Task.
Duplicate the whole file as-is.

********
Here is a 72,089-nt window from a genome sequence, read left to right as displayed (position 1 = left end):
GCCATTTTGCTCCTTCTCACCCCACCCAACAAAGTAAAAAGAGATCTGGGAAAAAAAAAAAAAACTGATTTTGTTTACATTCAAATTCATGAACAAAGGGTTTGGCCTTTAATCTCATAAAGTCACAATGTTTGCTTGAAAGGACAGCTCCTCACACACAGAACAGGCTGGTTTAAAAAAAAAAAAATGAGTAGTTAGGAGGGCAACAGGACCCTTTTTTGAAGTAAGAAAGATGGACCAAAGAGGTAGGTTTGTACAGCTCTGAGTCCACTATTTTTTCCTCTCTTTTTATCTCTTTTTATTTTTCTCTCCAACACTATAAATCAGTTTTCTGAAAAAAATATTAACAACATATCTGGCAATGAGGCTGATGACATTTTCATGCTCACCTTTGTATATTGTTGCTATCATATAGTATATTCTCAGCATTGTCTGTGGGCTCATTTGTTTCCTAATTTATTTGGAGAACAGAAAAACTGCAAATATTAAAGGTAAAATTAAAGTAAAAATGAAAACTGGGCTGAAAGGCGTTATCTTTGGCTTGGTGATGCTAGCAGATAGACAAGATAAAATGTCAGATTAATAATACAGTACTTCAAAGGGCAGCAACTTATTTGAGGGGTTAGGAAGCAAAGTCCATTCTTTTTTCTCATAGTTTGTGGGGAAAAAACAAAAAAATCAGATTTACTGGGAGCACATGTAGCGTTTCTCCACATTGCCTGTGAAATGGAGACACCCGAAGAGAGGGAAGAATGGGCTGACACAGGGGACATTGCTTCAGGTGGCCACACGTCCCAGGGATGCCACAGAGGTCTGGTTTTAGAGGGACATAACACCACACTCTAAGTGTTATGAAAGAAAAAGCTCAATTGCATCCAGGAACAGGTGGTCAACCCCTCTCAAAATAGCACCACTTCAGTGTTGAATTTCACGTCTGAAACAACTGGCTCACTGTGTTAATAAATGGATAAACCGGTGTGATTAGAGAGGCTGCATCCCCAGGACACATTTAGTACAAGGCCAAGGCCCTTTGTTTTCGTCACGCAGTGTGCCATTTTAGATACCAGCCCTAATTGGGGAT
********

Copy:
Here is a 72,089-nt window from a genome sequence, read left to right as displayed (position 1 = left end):
GCCATTTTGCTCCTTCTCACCCCACCCAACAAAGTAAAAAGAGATCTGGGAAAAAAAAAAAAAACTGATTTTGTTTACATTCAAATTCATGAACAAAGGGTTTGGCCTTTAATCTCATAAAGTCACAATGTTTGCTTGAAAGGACAGCTCCTCACACACAGAACAGGCTGGTTTAAAAAAAAAAAAATGAGTAGTTAGGAGGGCAACAGGACCCTTTTTTGAAGTAAGAAAGATGGACCAAAGAGGTAGGTTTGTACAGCTCTGAGTCCACTATTTTTTCCTCTCTTTTTATCTCTTTTTATTTTTCTCTCCAACACTATAAATCAGTTTTCTGAAAAAAATATTAACAACATATCTGGCAATGAGGCTGATGACATTTTCATGCTCACCTTTGTATATTGTTGCTATCATATAGTATATTCTCAGCATTGTCTGTGGGCTCATTTGTTTCCTAATTTATTTGGAGAACAGAAAAACTGCAAATATTAAAGGTAAAATTAAAGTAAAAATGAAAACTGGGCTGAAAGGCGTTATCTTTGGCTTGGTGATGCTAGCAGATAGACAAGATAAAATGTCAGATTAATAATACAGTACTTCAAAGGGCAGCAACTTATTTGAGGGGTTAGGAAGCAAAGTCCATTCTTTTTTCTCATAGTTTGTGGGGAAAAAACAAAAAAATCAGATTTACTGGGAGCACATGTAGCGTTTCTCCACATTGCCTGTGAAATGGAGACACCCGAAGAGAGGGAAGAATGGGCTGACACAGGGGACATTGCTTCAGGTGGCCACACGTCCCAGGGATGCCACAGAGGTCTGGTTTTAGAGGGACATAACACCACACTCTAAGTGTTATGAAAGAAAAAGCTCAATTGCATCCAGGAACAGGTGGTCAACCCCTCTCAAAATAGCACCACTTCAGTGTTGAATTTCACGTCTGAAACAACTGGCTCACTGTGTTAATAAATGGATAAACCGGTGTGATTAGAGAGGCTGCATCCCCAGGACACATTTAGTACAAGGCCAAGGCCCTTTGTTTTCGTCACGCAGTGTGCCATTTTAGATACCAGCCCTAATTGGGGAT